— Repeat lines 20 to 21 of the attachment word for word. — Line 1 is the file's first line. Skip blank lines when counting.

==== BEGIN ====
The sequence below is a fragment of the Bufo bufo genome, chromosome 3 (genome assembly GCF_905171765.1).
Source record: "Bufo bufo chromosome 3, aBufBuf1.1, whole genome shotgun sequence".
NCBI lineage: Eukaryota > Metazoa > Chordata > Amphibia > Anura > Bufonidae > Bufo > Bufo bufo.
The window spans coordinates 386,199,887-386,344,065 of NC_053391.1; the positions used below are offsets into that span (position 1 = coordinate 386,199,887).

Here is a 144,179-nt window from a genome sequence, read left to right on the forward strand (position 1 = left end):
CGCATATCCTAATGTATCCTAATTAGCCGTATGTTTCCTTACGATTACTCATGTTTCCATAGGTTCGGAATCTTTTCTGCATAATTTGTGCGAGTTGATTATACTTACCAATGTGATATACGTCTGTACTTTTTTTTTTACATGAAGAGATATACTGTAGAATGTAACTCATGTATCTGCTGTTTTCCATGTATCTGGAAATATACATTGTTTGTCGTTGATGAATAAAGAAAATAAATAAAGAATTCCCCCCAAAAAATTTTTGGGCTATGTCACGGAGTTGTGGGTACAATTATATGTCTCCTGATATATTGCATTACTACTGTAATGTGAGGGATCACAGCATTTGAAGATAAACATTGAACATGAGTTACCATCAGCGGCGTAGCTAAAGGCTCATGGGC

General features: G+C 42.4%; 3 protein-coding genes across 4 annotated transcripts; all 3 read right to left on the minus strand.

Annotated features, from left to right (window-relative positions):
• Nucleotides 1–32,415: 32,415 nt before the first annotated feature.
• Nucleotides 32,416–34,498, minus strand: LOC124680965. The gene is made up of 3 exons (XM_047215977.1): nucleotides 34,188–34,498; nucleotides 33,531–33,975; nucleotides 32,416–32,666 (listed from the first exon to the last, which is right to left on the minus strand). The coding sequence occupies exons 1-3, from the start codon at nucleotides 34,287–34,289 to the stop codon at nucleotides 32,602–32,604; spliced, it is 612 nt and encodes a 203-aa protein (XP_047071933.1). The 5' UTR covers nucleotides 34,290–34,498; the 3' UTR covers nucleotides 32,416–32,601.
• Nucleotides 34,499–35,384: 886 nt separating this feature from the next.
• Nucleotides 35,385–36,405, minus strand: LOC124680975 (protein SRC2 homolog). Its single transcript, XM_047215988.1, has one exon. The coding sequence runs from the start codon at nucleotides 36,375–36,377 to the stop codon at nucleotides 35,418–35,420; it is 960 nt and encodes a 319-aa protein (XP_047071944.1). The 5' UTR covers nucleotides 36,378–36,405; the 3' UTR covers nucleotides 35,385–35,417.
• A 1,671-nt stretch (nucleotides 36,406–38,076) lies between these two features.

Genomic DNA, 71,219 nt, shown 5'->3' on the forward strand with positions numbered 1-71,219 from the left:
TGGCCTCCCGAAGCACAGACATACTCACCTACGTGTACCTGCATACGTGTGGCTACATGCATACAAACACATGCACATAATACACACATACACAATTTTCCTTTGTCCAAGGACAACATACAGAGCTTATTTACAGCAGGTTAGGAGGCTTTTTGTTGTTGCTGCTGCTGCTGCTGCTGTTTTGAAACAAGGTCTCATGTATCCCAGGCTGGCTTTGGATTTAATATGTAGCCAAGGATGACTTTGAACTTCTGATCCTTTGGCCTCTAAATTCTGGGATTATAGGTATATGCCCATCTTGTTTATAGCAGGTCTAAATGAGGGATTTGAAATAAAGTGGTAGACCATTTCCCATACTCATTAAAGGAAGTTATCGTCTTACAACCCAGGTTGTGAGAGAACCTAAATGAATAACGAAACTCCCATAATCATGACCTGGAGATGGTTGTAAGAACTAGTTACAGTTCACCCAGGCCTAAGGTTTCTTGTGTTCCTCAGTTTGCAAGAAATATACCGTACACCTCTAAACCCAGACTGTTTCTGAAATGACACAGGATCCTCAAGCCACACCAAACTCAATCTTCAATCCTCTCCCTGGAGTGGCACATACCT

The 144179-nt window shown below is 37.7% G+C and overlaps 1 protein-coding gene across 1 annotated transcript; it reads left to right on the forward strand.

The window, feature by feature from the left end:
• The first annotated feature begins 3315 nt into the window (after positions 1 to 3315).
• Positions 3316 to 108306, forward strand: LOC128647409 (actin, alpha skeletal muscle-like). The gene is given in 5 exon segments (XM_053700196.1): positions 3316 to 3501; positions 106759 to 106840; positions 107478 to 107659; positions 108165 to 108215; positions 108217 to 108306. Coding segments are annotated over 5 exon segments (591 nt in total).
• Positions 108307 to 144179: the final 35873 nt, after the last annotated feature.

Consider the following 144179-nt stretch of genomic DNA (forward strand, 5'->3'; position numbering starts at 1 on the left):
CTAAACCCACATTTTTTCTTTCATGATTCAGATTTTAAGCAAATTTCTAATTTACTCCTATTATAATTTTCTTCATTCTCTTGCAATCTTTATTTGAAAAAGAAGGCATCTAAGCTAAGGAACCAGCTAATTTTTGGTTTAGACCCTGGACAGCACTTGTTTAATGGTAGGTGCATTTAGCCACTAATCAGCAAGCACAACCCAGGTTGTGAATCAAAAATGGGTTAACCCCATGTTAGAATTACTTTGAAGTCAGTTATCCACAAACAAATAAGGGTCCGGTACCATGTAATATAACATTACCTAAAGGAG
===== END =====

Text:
• Positions 108307 to 144179: the final 35873 nt, after the last annotated feature.

Consider the following 144179-nt stretch of genomic DNA (forward strand, 5'->3'; position numbering starts at 1 on the left):